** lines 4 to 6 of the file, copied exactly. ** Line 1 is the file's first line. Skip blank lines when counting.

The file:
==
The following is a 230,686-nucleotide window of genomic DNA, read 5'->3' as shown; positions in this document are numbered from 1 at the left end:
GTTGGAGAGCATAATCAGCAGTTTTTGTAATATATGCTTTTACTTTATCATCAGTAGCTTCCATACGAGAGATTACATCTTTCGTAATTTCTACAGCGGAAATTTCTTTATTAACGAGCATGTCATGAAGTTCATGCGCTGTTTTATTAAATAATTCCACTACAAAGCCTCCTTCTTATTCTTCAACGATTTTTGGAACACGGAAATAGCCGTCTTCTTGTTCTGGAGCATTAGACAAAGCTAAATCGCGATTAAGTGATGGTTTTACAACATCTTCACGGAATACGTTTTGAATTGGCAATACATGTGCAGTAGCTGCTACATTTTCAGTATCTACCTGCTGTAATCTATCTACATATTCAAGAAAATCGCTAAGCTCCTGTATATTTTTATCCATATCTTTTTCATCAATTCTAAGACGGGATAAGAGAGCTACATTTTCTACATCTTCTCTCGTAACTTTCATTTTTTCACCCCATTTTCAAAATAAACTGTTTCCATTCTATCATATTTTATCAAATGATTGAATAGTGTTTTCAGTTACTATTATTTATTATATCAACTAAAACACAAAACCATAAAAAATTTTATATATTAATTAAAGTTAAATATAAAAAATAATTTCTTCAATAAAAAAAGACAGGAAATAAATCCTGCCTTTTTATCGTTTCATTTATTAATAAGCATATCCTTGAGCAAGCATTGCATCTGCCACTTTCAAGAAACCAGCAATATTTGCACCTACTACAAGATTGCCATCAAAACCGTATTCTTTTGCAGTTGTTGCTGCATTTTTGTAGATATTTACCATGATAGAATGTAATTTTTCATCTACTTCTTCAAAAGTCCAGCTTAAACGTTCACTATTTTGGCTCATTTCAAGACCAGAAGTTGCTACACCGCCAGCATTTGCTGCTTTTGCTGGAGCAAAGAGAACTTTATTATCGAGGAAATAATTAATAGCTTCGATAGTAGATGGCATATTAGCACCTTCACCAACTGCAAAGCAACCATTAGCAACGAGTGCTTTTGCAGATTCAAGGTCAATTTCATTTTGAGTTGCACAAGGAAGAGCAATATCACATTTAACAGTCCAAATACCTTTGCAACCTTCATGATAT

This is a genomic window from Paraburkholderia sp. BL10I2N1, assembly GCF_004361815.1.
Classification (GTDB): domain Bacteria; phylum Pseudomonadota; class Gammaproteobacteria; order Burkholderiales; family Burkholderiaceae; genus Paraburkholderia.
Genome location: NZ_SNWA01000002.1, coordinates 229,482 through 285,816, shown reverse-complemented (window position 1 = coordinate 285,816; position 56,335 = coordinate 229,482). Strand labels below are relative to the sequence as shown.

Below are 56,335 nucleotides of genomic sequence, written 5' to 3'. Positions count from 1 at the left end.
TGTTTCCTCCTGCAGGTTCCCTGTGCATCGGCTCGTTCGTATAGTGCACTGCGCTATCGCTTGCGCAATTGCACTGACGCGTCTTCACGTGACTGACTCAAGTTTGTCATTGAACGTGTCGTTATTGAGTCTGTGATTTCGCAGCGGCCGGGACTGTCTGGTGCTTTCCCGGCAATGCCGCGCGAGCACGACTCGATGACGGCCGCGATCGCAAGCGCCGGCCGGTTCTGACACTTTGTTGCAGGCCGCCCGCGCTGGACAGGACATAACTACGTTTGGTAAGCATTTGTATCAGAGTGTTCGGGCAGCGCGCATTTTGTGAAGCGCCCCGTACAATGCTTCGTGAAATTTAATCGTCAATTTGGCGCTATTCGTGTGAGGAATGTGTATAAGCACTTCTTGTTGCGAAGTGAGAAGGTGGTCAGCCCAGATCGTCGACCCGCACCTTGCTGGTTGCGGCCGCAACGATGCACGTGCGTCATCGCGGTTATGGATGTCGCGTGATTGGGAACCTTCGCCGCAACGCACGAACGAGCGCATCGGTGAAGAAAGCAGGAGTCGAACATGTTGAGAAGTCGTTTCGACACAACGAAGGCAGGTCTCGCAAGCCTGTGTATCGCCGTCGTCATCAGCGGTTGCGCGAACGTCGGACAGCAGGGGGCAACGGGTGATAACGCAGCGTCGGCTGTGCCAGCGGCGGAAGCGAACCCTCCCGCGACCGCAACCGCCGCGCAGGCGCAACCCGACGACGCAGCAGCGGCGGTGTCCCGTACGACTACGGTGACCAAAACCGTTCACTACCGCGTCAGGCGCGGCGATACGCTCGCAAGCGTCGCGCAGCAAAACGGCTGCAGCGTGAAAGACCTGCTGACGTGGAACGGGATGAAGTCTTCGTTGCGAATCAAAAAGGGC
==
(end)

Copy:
Classification (GTDB): domain Bacteria; phylum Pseudomonadota; class Gammaproteobacteria; order Burkholderiales; family Burkholderiaceae; genus Paraburkholderia.
Genome location: NZ_SNWA01000002.1, coordinates 229,482 through 285,816, shown reverse-complemented (window position 1 = coordinate 285,816; position 56,335 = coordinate 229,482). Strand labels below are relative to the sequence as shown.

Below are 56,335 nucleotides of genomic sequence, written 5' to 3'. Positions count from 1 at the left end.